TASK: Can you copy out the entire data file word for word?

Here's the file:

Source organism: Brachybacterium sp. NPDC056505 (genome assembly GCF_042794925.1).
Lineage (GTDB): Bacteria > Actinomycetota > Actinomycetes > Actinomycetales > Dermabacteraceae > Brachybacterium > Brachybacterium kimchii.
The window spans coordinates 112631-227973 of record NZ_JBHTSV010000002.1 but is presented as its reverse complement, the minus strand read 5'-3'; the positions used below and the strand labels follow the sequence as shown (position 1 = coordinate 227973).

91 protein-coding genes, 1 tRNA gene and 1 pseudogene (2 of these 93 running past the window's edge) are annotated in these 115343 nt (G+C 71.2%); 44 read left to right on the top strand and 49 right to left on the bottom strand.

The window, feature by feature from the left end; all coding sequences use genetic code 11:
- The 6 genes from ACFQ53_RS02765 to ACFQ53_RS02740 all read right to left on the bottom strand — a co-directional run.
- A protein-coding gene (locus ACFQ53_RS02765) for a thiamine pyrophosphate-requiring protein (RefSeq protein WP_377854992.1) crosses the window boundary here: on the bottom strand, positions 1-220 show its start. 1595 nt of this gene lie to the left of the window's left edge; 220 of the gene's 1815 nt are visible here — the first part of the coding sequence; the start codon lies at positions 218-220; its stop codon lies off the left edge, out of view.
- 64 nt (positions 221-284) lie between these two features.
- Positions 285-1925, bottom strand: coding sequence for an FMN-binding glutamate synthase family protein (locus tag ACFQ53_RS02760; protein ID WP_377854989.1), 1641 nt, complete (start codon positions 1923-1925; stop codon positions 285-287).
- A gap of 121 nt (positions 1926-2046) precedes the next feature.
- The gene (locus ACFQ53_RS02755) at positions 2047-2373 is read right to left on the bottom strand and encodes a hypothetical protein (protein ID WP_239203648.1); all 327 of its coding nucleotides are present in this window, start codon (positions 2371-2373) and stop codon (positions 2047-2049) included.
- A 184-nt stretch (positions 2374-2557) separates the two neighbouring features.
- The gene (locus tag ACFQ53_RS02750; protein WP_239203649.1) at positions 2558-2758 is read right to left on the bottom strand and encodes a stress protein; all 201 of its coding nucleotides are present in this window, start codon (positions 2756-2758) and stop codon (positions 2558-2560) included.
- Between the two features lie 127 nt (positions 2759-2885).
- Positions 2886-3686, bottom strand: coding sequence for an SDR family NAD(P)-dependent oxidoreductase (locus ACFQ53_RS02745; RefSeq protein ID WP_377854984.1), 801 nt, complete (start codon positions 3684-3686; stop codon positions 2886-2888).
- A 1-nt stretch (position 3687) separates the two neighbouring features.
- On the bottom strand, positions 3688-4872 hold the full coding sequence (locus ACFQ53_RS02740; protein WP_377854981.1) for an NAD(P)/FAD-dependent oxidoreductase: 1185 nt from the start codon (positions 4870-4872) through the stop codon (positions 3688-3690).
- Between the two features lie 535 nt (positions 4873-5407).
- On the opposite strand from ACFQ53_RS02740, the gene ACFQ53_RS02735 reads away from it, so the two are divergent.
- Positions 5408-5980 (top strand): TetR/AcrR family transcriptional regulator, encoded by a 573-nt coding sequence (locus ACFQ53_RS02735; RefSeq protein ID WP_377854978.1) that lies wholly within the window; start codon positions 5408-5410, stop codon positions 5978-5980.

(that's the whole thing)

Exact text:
Source organism: Brachybacterium sp. NPDC056505 (genome assembly GCF_042794925.1).
Lineage (GTDB): Bacteria > Actinomycetota > Actinomycetes > Actinomycetales > Dermabacteraceae > Brachybacterium > Brachybacterium kimchii.
The window spans coordinates 112631-227973 of record NZ_JBHTSV010000002.1 but is presented as its reverse complement, the minus strand read 5'-3'; the positions used below and the strand labels follow the sequence as shown (position 1 = coordinate 227973).

91 protein-coding genes, 1 tRNA gene and 1 pseudogene (2 of these 93 running past the window's edge) are annotated in these 115343 nt (G+C 71.2%); 44 read left to right on the top strand and 49 right to left on the bottom strand.

The window, feature by feature from the left end; all coding sequences use genetic code 11:
- The 6 genes from ACFQ53_RS02765 to ACFQ53_RS02740 all read right to left on the bottom strand — a co-directional run.
- A protein-coding gene (locus ACFQ53_RS02765) for a thiamine pyrophosphate-requiring protein (RefSeq protein WP_377854992.1) crosses the window boundary here: on the bottom strand, positions 1-220 show its start. 1595 nt of this gene lie to the left of the window's left edge; 220 of the gene's 1815 nt are visible here — the first part of the coding sequence; the start codon lies at positions 218-220; its stop codon lies off the left edge, out of view.
- 64 nt (positions 221-284) lie between these two features.
- Positions 285-1925, bottom strand: coding sequence for an FMN-binding glutamate synthase family protein (locus tag ACFQ53_RS02760; protein ID WP_377854989.1), 1641 nt, complete (start codon positions 1923-1925; stop codon positions 285-287).
- A gap of 121 nt (positions 1926-2046) precedes the next feature.
- The gene (locus ACFQ53_RS02755) at positions 2047-2373 is read right to left on the bottom strand and encodes a hypothetical protein (protein ID WP_239203648.1); all 327 of its coding nucleotides are present in this window, start codon (positions 2371-2373) and stop codon (positions 2047-2049) included.
- A 184-nt stretch (positions 2374-2557) separates the two neighbouring features.
- The gene (locus tag ACFQ53_RS02750; protein WP_239203649.1) at positions 2558-2758 is read right to left on the bottom strand and encodes a stress protein; all 201 of its coding nucleotides are present in this window, start codon (positions 2756-2758) and stop codon (positions 2558-2560) included.
- Between the two features lie 127 nt (positions 2759-2885).
- Positions 2886-3686, bottom strand: coding sequence for an SDR family NAD(P)-dependent oxidoreductase (locus ACFQ53_RS02745; RefSeq protein ID WP_377854984.1), 801 nt, complete (start codon positions 3684-3686; stop codon positions 2886-2888).
- A 1-nt stretch (position 3687) separates the two neighbouring features.
- On the bottom strand, positions 3688-4872 hold the full coding sequence (locus ACFQ53_RS02740; protein WP_377854981.1) for an NAD(P)/FAD-dependent oxidoreductase: 1185 nt from the start codon (positions 4870-4872) through the stop codon (positions 3688-3690).
- Between the two features lie 535 nt (positions 4873-5407).
- On the opposite strand from ACFQ53_RS02740, the gene ACFQ53_RS02735 reads away from it, so the two are divergent.
- Positions 5408-5980 (top strand): TetR/AcrR family transcriptional regulator, encoded by a 573-nt coding sequence (locus ACFQ53_RS02735; RefSeq protein ID WP_377854978.1) that lies wholly within the window; start codon positions 5408-5410, stop codon positions 5978-5980.